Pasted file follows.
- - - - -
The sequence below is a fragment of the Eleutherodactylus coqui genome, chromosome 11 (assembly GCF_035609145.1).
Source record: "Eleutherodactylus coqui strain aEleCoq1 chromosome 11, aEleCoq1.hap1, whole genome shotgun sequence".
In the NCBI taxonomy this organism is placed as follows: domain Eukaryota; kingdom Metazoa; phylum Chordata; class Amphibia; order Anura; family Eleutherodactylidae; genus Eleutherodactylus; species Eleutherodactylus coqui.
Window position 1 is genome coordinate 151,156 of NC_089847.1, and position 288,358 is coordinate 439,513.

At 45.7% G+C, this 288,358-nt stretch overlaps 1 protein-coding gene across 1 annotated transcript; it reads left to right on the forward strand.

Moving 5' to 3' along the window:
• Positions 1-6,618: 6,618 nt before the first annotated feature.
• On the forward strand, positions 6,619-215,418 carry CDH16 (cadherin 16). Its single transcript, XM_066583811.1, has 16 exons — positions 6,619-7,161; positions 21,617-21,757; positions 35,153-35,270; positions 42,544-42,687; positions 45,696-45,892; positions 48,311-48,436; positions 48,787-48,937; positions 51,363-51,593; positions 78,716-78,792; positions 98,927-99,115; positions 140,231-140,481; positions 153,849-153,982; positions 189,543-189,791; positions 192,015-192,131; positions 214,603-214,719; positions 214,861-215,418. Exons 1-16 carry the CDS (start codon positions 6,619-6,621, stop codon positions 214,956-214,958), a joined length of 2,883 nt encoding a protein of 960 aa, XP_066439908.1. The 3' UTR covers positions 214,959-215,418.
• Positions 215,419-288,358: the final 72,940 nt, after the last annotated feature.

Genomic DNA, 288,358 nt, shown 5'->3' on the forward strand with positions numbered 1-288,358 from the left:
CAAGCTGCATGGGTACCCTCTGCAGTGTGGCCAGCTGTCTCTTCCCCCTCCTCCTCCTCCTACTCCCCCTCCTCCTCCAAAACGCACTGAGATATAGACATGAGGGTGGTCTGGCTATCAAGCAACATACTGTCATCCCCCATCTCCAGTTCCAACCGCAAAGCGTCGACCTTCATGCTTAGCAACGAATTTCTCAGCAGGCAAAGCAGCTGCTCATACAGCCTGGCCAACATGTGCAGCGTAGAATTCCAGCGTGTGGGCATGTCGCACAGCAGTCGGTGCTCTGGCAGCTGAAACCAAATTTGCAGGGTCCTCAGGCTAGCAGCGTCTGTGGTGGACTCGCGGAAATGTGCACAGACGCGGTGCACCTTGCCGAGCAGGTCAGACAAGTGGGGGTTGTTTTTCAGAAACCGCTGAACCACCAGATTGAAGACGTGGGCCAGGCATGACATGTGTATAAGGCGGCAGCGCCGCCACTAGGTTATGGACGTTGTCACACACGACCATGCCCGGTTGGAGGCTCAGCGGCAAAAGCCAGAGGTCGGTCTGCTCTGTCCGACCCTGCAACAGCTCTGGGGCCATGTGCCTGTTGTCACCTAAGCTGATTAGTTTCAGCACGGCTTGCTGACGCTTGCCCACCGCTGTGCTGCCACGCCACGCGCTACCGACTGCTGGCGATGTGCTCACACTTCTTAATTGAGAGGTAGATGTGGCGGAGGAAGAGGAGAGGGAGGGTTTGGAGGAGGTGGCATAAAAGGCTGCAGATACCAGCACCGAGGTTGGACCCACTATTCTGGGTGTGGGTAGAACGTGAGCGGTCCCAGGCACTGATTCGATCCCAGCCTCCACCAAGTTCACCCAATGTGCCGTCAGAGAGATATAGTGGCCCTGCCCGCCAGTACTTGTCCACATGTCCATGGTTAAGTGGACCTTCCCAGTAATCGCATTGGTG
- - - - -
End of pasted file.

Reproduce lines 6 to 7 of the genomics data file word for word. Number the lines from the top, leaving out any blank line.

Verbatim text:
Moving 5' to 3' along the window:
• Positions 1-6,618: 6,618 nt before the first annotated feature.